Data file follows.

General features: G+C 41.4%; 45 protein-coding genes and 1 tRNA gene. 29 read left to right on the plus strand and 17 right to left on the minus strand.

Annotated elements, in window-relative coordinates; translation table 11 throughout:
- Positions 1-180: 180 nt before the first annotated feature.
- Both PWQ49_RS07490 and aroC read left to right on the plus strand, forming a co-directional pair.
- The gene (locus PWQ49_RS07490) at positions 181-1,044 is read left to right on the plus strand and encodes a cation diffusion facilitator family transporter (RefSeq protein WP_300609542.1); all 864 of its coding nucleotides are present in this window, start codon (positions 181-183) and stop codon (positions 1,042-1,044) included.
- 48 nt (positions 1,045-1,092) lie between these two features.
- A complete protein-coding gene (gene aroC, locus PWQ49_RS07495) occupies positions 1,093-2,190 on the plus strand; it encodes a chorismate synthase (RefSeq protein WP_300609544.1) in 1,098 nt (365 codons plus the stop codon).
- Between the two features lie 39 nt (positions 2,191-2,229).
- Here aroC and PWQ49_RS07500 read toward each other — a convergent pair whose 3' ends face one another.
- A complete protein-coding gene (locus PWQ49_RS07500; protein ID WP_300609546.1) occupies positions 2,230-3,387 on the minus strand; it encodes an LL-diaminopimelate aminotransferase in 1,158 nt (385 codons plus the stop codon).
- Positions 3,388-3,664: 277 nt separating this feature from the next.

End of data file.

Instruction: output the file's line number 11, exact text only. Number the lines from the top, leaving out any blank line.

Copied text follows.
- Positions 3,388-3,664: 277 nt separating this feature from the next.